Barrett to use Supreme Court chambers previously used by Ruth Bader Ginsburg
Newly confirmed Justice Amy Coney Barrett will use the Supreme Court chambers formerly occupied by the late Justice Ruth Bader Ginsburg, a court spokesperson said Tuesday.
The court also said Ginsburg’s five law clerks are now working for Justices Stephen Breyer, Sonia Sotomayor and Elena Kagan.
Barrett officially became the nation’s newest justice Tuesday when she took the judicial oath, administered by Chief Justice John Roberts, during a private ceremony.
She immediately came under political pressure when she was asked by a county in Pennsylvania to recuse herself from participating in a dispute over the state’s mail-ballot extension.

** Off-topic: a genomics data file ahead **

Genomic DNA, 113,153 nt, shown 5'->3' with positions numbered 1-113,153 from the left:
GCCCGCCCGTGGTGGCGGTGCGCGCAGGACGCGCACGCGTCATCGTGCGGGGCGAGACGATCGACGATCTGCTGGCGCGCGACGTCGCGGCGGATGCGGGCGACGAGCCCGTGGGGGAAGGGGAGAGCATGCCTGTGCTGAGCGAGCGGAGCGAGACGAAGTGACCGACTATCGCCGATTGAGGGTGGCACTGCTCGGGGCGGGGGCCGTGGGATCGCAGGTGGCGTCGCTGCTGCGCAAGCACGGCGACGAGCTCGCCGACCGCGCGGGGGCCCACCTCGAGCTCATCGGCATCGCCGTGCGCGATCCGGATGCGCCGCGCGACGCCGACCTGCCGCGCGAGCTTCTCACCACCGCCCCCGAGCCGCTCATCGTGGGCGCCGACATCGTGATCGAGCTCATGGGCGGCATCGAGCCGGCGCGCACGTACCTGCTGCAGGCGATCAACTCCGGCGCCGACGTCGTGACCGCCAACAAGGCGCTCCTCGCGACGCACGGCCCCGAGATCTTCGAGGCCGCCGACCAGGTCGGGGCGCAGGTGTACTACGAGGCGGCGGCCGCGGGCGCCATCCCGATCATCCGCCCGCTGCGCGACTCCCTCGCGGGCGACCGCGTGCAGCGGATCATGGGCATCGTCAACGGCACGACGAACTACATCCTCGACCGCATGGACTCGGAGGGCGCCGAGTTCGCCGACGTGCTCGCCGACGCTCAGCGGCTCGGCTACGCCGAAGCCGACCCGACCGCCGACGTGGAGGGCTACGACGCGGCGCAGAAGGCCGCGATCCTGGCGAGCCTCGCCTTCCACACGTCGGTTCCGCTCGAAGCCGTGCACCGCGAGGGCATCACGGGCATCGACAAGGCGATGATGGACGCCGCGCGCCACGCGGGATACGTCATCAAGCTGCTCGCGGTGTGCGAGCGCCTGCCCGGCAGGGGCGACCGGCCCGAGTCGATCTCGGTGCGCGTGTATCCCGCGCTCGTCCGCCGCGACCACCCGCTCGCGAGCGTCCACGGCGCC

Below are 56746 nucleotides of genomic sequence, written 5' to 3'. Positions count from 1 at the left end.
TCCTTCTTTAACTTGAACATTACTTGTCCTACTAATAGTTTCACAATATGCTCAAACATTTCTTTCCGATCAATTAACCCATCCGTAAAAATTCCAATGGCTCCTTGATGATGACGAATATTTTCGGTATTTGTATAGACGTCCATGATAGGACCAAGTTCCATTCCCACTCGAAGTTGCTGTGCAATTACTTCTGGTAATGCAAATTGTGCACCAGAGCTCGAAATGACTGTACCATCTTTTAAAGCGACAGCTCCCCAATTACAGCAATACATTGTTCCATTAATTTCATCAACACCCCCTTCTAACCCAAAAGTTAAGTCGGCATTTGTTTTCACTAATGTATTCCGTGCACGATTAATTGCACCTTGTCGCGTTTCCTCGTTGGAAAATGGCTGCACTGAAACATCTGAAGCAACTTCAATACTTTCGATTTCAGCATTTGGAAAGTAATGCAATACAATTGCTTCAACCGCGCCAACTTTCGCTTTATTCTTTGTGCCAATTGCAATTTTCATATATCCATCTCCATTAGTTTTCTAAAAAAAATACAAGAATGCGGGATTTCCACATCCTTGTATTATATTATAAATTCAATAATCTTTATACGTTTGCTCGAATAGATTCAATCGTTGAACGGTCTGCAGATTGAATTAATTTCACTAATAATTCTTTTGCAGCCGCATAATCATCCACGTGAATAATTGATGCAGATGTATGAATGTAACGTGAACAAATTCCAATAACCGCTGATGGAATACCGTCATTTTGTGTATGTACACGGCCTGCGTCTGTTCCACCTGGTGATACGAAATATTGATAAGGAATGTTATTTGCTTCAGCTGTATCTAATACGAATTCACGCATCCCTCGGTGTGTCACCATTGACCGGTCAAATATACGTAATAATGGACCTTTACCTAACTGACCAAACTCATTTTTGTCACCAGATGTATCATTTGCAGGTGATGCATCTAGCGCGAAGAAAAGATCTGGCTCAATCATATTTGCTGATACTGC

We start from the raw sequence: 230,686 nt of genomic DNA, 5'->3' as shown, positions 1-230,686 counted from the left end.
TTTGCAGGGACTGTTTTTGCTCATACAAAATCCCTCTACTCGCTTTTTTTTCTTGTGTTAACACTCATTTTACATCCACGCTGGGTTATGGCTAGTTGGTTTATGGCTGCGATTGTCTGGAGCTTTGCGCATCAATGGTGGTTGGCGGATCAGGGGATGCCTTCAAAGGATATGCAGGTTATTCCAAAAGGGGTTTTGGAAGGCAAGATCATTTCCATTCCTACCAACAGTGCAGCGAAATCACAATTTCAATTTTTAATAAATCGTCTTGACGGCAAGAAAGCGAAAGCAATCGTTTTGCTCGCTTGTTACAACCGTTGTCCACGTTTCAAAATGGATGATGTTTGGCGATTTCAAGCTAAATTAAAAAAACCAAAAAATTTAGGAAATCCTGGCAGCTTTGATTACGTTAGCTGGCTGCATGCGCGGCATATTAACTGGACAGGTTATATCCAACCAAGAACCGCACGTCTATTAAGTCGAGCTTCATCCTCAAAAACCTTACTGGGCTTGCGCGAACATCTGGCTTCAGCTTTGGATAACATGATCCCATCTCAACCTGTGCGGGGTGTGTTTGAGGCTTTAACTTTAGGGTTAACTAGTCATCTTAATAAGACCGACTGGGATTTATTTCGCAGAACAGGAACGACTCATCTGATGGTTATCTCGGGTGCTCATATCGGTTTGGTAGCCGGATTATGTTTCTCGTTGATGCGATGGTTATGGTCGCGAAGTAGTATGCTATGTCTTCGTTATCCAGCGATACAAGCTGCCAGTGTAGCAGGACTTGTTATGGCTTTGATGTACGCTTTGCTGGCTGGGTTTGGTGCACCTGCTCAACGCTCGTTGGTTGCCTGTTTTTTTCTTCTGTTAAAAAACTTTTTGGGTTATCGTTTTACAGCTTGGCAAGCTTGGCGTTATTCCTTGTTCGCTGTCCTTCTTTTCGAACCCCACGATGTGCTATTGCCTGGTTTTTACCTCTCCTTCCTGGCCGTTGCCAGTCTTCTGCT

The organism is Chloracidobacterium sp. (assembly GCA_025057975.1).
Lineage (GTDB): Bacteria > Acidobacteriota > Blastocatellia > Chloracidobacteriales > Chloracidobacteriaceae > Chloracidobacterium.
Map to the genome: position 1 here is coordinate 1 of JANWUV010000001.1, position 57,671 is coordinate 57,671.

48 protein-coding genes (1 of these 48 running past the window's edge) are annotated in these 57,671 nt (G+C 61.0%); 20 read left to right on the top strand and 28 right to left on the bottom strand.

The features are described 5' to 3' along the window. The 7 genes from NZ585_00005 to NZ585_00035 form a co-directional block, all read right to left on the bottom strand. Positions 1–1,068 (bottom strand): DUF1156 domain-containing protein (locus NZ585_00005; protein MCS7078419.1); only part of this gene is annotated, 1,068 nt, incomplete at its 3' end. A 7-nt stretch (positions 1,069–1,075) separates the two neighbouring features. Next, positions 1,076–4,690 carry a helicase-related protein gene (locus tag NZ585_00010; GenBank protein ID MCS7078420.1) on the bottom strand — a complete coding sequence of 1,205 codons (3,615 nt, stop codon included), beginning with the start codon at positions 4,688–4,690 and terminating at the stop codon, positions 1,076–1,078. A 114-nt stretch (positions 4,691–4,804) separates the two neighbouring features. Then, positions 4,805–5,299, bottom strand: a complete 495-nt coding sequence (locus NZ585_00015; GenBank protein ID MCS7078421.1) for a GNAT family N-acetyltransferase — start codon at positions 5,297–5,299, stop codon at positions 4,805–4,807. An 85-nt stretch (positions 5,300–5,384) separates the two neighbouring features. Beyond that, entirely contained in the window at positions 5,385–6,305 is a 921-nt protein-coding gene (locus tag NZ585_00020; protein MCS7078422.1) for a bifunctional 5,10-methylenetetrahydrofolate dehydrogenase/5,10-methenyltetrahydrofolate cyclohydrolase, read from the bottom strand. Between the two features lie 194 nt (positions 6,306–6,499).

The Senate voted 52-48 on Monday to confirm Barrett to fill the vacancy left by Ginsburg following the liberal stalwart’s death from cancer on Sept. 18.
Barrett is the first justice in modern history to be confirmed without bipartisan support, underscoring Democratic frustration with the GOP push to confirm her and misgivings about her judicial philosophy.
As a staunch conservative, Barrett is expected to cement a 6-3 conservative majority on the court.